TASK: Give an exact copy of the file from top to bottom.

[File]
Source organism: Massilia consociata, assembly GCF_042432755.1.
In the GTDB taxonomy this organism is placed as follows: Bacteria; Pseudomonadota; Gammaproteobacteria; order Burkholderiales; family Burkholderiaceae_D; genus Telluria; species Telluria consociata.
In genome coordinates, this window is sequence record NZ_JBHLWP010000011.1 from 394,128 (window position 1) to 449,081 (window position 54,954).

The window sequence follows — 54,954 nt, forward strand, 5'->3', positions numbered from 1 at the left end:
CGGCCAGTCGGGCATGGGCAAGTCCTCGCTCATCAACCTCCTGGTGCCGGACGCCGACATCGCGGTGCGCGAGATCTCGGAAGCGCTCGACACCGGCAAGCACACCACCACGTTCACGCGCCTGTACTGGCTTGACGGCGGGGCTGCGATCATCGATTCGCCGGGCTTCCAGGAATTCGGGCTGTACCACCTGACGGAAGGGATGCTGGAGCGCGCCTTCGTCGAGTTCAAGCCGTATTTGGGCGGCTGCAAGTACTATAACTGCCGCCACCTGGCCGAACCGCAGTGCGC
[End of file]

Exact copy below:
Source organism: Massilia consociata, assembly GCF_042432755.1.
In the GTDB taxonomy this organism is placed as follows: Bacteria; Pseudomonadota; Gammaproteobacteria; order Burkholderiales; family Burkholderiaceae_D; genus Telluria; species Telluria consociata.
In genome coordinates, this window is sequence record NZ_JBHLWP010000011.1 from 394,128 (window position 1) to 449,081 (window position 54,954).

The window sequence follows — 54,954 nt, forward strand, 5'->3', positions numbered from 1 at the left end:
CGGCCAGTCGGGCATGGGCAAGTCCTCGCTCATCAACCTCCTGGTGCCGGACGCCGACATCGCGGTGCGCGAGATCTCGGAAGCGCTCGACACCGGCAAGCACACCACCACGTTCACGCGCCTGTACTGGCTTGACGGCGGGGCTGCGATCATCGATTCGCCGGGCTTCCAGGAATTCGGGCTGTACCACCTGACGGAAGGGATGCTGGAGCGCGCCTTCGTCGAGTTCAAGCCGTATTTGGGCGGCTGCAAGTACTATAACTGCCGCCACCTGGCCGAACCGCAGTGCGC